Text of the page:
The Wearing – and the drinking – of the Green, Gentle Reader, is rather a serious matter in America*. People of all kinds of heritage – including those of English descent – are clamoring to show their Irish Pride. In the interest of Public Safety, therefore, I’ve crafted a special guide to help you navigate the most common green drinks you’ll encounter this St. Patrick’s Day.
Despite what you see in popular culture, Absinthe is a very classy drink that deserves to be treated with respect. If you’re the sort of person to binge-drink on St. Paddy’s Day, you’re 80% more likely to be the sort of person who lights absinthe on fire.
Don’t be that dude. Put the bottle down and question the life choices that brought you to this – and if I catch you taking a shot of it, I’ll smack you.
2. Crème de Menthe
Whether taken neat, as a shot, or in a mixed drink – you had better enjoy the taste of mouthwash, and also the taste of vomiting up mouthwash later. Unless you’re raiding your parent’s liquor cabinet, stay far, far away.
Midori is a fruity liqueur made chiefly from sickly-sweet lies. It nearly tastes as much of melon as Mountain Dew does. Acceptable as a Sour.
Oh, yes – what better way to celebrate your Gaelic heritage than by drinking something distilled by French Monks, you pretentious ass? Further, it was invented as a medicine, and therefore has no place in any celebration whatsoever.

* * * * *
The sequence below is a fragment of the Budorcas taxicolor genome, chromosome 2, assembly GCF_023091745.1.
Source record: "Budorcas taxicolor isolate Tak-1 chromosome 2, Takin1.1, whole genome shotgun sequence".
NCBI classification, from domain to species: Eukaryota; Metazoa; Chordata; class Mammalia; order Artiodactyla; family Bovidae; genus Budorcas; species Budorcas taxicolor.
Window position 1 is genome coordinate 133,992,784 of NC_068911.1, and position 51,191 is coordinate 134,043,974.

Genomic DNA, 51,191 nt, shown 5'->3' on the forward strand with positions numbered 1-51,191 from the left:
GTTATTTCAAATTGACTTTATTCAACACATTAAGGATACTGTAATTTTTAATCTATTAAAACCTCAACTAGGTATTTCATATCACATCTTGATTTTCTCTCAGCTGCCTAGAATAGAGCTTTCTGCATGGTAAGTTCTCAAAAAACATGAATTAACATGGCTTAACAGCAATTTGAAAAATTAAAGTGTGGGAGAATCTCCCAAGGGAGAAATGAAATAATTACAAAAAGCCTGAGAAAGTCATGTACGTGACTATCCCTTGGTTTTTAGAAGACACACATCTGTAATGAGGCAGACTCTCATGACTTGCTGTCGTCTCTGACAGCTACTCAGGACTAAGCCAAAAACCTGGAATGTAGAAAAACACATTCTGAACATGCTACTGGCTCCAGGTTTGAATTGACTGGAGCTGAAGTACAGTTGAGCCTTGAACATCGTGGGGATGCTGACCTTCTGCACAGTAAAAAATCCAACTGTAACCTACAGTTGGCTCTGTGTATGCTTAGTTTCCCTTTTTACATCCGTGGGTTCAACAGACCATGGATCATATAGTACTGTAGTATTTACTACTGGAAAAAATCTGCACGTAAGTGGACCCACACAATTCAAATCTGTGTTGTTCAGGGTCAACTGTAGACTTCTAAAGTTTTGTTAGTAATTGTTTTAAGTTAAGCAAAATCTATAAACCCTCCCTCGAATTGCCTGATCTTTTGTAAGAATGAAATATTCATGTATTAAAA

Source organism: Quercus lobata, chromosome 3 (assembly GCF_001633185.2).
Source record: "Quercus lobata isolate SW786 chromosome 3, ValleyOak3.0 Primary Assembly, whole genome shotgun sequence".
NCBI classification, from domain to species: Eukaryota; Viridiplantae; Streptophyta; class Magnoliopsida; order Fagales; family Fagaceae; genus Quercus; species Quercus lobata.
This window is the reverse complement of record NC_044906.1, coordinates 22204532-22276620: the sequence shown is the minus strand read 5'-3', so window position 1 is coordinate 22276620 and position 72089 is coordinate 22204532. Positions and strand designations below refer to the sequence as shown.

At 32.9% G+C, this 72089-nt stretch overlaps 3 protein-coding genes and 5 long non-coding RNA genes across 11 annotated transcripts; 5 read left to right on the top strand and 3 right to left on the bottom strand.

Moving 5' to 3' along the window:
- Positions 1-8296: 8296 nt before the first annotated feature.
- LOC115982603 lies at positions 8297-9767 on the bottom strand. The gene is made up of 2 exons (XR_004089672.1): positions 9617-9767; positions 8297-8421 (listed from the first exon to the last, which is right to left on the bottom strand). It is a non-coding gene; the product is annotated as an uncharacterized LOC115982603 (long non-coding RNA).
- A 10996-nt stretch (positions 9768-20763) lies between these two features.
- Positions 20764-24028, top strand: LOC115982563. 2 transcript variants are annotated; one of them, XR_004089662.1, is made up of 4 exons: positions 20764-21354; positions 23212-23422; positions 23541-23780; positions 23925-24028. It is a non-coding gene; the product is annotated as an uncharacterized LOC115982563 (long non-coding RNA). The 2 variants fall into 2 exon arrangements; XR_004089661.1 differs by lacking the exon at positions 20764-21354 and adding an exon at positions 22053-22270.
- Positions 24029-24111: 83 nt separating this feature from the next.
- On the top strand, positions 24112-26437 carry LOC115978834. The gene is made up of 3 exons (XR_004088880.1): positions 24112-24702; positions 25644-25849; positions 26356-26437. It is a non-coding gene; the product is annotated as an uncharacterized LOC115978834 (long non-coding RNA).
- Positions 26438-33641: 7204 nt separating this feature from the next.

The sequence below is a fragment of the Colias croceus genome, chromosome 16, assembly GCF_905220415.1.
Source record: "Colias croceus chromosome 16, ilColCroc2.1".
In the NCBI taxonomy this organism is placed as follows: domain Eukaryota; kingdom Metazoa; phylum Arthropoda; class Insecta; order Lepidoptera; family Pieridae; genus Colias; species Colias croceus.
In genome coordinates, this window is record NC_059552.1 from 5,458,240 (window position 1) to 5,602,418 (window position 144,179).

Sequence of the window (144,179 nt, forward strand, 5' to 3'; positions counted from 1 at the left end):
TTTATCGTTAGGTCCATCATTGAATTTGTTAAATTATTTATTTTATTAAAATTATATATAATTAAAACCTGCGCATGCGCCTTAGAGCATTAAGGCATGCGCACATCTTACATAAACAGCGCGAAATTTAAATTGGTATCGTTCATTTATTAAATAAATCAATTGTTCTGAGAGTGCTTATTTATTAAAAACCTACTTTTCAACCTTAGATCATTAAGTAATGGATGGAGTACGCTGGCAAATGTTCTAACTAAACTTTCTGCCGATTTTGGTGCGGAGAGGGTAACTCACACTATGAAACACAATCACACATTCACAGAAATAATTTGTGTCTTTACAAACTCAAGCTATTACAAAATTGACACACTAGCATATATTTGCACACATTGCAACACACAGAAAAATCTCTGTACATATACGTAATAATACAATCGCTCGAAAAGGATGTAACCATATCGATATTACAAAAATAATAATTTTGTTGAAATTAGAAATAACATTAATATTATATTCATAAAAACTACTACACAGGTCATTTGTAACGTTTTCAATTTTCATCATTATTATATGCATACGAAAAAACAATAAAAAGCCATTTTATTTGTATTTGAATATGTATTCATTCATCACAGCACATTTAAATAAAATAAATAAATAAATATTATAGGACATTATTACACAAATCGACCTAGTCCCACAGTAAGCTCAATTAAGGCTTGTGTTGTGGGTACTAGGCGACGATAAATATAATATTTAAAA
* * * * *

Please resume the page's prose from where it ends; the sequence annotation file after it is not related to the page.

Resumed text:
Okay, so Jager isn’t green on its own, but it comes in a green bottle and you’re going to see lots of people drinking it on St. Paddy’s Day. Unless you’re under the age of 25 and/or actively living in a frat house, you should avoid Jagermeister at all costs. It’s tacky – that is, it’s viscous and sticky, as well as being tacky – that is, classless and in poor taste. If you do meet the qualifications to drink it, be sure that somebody has a camera nearby, because you’re getting black-out drunk.
6. Kale-Based Shake
Are we even trying, anymore? While I suppose this is a fine festive option for non-drinkers, Kale – while delicious – was never meant to be a beverage.
7. Green Beer
Even though it’s watered-down swill that can’t be sold the rest of the year, Green Beer is probably your best festive bet. Traditionally, at closing time on St. Patrick’s Eve, bartenders gather all the half-finished beers in the pub and lovingly dump them into a large copper vat. Using love and just a hint of old Irish magic known as food dye, they stir their special brew into a Celtic treat that’s perfect for the big day.
There you have it, Gentle Reader – good luck out there! Stick to the Guinness, or better yet, the Jameson, and try not to start too many fights!
*In Ireland, of course, there are far fewer Irish folk, and therefore they take St. Patrick’s Day less seriously.